On Constitution Day, time to remove money and influence from politics

September 17th was Constitution Day, a federal observance that recognizes the adoption of the Constitution as “the Supreme Law of the Land.” As we reflect upon the significance of this document, we are witnessing yet another election cycle dominated by a two-party duopoly beholden to the corporate elite and their army of paid lobbyists.

We must also have the courage to acknowledge that the Constitution was not originally intended to protect the human rights of all people, but was originally created to acknowledge the rights of white male property owners only. Even after the Bill of Rights added basic human rights, the vast majority of people–as much as 90% of the post-Revolutionary population — were denied human rights. They were not legal “persons.”

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When a nation’s governing document is about protecting property — and when some human beings are considered property — it’s easy to understand the current moment. Unfettered corporate power and the excessive influence of money in politics has created an illegitimate oligarchy pretending to be a democratic republic. In a political game that’s rigged against ordinary people, to change the outcome we have to change the rules.

When women, people of color, indigenous peoples, and low-income families wanted equal rights and opportunity, they built mass movements to abolish slavery, to demand suffrage for African-Americans and women, and to secure labor rights and civil rights.

And we must not forget the key historic role that alternative political parties played in these movements — the Liberty Party, the Greenback-Labor Party, the Progressive Party, the Populist Party, even the Republican Party (in its inception). And more recently, Ross Perot’s Reform Party. (Another reminder of the importance of having alternative voices in the Presidential debates).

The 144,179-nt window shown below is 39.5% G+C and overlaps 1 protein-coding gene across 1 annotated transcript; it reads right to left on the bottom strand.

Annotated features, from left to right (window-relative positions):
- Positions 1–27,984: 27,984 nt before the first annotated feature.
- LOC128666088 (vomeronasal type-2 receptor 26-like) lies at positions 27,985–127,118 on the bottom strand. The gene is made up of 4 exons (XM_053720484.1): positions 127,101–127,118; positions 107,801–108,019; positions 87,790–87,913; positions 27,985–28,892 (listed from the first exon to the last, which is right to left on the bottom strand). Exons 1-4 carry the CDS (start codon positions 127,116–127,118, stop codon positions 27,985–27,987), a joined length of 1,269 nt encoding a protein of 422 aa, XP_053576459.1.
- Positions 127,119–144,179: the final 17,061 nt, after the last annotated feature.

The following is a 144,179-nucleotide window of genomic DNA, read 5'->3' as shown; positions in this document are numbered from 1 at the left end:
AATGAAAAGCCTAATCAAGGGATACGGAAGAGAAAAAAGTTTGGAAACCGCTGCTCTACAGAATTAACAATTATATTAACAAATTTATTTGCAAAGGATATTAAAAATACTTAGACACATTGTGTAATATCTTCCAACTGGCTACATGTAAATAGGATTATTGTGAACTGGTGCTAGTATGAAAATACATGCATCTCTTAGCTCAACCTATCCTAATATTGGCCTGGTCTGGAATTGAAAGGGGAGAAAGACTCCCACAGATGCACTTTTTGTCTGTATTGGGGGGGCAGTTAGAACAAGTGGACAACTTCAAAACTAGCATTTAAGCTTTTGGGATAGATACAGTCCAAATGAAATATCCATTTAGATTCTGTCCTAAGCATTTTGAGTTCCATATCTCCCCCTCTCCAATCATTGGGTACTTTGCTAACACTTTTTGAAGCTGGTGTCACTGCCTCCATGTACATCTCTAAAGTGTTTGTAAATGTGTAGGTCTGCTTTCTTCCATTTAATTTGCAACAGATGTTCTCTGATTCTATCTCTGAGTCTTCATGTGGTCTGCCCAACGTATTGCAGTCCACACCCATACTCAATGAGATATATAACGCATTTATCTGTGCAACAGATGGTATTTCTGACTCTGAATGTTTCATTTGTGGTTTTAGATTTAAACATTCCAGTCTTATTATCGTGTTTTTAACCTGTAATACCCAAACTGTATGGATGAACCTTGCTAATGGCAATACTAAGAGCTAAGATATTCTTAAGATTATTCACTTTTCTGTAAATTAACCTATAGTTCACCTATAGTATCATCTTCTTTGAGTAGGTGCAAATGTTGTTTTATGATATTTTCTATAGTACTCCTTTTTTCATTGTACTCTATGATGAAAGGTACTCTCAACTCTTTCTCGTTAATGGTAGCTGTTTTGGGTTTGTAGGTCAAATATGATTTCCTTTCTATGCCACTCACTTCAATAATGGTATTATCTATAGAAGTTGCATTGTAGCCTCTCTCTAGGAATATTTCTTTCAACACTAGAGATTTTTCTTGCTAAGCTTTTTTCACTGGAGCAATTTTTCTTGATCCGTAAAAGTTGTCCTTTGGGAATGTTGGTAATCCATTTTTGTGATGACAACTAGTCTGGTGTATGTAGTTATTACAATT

The ruling elite responded to these movements of, by and for the people by turning to an unelected and unaccountable Supreme Court, which created the illegitimate doctrine of “corporate constitutional rights” to allow corporate lawyers to overturn democratically enacted laws. Later, the same Court created the doctrine that “money equals political speech.”  Both doctrines are examples of judicial activism run amok.

In honor of Constitution Day, let us celebrate that the Founders rejected monarchy as a form of rule. Let us celebrate the promise that “We the People” would govern ourselves.

Let us also acknowledge that originally only rich white men were legal persons, and celebrate the social movements that corrected that insult.

If we are to fulfill the promise of a democratic Republic, we must abolish Court-created doctrines that allow the 1% to rule over the 99%. We must build a movement to pass a constitutional amendment to abolish the concept that a corporation possesses the constitutional rights of a person, and the equally odious concept that money is political speech. That is why we support House Joint Resolution 48. When this Amendment is passed, “We the People” will mean all people, and only people.

And that would be a simple concrete step towards achieving the lofty goals of the Constitution itself — “to form a more perfect Union, establish Justice, insure domestic Tranquility, provide for the common defence, promote the general Welfare, and secure the Blessings of Liberty to ourselves and our Posterity.”

David Cobb is the campaign manager for the Green Party presidential ticket of Jill Stein and Ajamu Baraka.


 

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